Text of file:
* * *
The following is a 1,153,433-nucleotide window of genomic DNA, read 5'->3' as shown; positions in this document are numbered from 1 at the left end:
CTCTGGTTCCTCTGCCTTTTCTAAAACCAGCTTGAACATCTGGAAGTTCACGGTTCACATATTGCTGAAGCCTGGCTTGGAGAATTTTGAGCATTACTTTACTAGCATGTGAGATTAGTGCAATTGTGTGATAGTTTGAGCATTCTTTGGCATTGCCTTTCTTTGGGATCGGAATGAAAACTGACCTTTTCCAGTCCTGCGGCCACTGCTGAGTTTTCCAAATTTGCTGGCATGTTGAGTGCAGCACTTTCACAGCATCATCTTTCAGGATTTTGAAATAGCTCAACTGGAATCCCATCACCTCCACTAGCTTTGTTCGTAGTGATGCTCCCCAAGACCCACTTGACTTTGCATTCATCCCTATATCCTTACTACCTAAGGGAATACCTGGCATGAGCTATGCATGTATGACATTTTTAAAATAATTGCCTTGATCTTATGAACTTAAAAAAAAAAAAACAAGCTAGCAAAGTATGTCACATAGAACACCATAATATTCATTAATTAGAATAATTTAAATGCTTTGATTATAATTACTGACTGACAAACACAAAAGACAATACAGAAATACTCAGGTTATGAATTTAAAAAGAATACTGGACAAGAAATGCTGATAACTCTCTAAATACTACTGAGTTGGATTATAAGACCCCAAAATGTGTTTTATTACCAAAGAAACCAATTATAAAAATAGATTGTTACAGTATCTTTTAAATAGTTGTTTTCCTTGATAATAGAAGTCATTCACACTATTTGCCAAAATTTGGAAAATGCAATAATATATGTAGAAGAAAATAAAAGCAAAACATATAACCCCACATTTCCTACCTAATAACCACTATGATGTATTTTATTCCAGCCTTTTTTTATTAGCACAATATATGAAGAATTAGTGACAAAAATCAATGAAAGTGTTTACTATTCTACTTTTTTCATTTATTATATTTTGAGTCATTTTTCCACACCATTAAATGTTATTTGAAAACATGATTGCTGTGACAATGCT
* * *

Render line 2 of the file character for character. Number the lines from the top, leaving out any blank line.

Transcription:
CTCTGGTTCCTCTGCCTTTTCTAAAACCAGCTTGAACATCTGGAAGTTCACGGTTCACATATTGCTGAAGCCTGGCTTGGAGAATTTTGAGCATTACTTTACTAGCATGTGAGATTAGTGCAATTGTGTGATAGTTTGAGCATTCTTTGGCATTGCCTTTCTTTGGGATCGGAATGAAAACTGACCTTTTCCAGTCCTGCGGCCACTGCTGAGTTTTCCAAATTTGCTGGCATGTTGAGTGCAGCACTTTCACAGCATCATCTTTCAGGATTTTGAAATAGCTCAACTGGAATCCCATCACCTCCACTAGCTTTGTTCGTAGTGATGCTCCCCAAGACCCACTTGACTTTGCATTCATCCCTATATCCTTACTACCTAAGGGAATACCTGGCATGAGCTATGCATGTATGACATTTTTAAAATAATTGCCTTGATCTTATGAACTTAAAAAAAAAAAAACAAGCTAGCAAAGTATGTCACATAGAACACCATAATATTCATTAATTAGAATAATTTAAATGCTTTGATTATAATTACTGACTGACAAACACAAAAGACAATACAGAAATACTCAGGTTATGAATTTAAAAAGAATACTGGACAAGAAATGCTGATAACTCTCTAAATACTACTGAGTTGGATTATAAGACCCCAAAATGTGTTTTATTACCAAAGAAACCAATTATAAAAATAGATTGTTACAGTATCTTTTAAATAGTTGTTTTCCTTGATAATAGAAGTCATTCACACTATTTGCCAAAATTTGGAAAATGCAATAATATATGTAGAAGAAAATAAAAGCAAAACATATAACCCCACATTTCCTACCTAATAACCACTATGATGTATTTTATTCCAGCCTTTTTTTATTAGCACAATATATGAAGAATTAGTGACAAAAATCAATGAAAGTGTTTACTATTCTACTTTTTTCATTTATTATATTTTGAGTCATTTTTCCACACCATTAAATGTTATTTGAAAACATGATTGCTGTGACAATGCT